107 Park Headquarters Rd, Gatlinburg, TN 37738, United States
GPS: 35.687818987004, -83.535639687426
Great Smoky Mountains National Park info shows that it is world-renowned for the beauty of the ancient Appalachian Mountains, and that the Great Smoky Mountains National Park is home to an incredible biological diversity. Located straddling the states of North Carolina and Tennessee in the eastern part of the United States, it is one of the most visited protected natural areas in North America.
Founded in 1934 and covering an area of more than 2,100 km², this park aims to protect a highly dense primary forest as well as the bluish-coloured misty massif of the Great Smoky Mountains. This site belongs to the largest mountain range in the Appalachians, the Blue Ridge Mountains (they stretch for hundreds of kilometres from Georgia in the south to Pennsylvania in the north). The wild and mountainous part of the Great Smoky Mountains National Park is the Appalachian Trail, a majestic 3,510-kilometre-long route for the adventurous. The trail is marked with shelters and campsites along the way and crosses a total of 14 states from Mount Springer (Georgia) to Mount Katahdin (Maine). The climb to Clingmans Dome, the highest peak in the Great Smoky Mountains at 2025 metres, is also the highlight of the route.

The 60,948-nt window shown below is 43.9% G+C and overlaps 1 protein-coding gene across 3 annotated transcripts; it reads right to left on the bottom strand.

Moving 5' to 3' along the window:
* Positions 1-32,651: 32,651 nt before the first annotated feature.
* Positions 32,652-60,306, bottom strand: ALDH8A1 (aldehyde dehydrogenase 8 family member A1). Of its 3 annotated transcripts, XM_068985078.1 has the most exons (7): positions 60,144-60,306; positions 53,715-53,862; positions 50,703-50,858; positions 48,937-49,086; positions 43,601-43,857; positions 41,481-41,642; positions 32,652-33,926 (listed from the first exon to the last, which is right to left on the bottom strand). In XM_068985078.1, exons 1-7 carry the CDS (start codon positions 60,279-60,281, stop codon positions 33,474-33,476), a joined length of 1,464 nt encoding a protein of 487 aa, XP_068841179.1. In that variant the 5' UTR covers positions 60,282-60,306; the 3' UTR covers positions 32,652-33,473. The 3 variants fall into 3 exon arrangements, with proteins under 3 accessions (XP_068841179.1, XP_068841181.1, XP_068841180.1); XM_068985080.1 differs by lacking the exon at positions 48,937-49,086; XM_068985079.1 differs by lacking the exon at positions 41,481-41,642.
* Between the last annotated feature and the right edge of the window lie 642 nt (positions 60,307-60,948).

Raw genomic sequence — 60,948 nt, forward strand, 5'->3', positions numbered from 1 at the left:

The Great Smoky Mountains National Park has a plethora of plant and animal species. Its temperate and wetlands provide sanctuary for more than 1,800 different plant species, 1,500 black bears, 200 species of birds and the world’s largest variety of salamanders. The Great Smoky Mountains were the ancient home of the Cherokee Indian people before they were forcibly evicted in the first half of the 19th century at the instigation of the 7th President of the United States, Andrew Jackson (through the Indian Removal Act passed by Congress in 1830). The park has the particularity of possessing one of the most beautiful and authentic wooden huts once occupied by the American pioneers. Its virgin forests, which remain intact, predate the arrival of the first Europeans on American soil. They are revealed through a network of 1,300 km of hiking trails.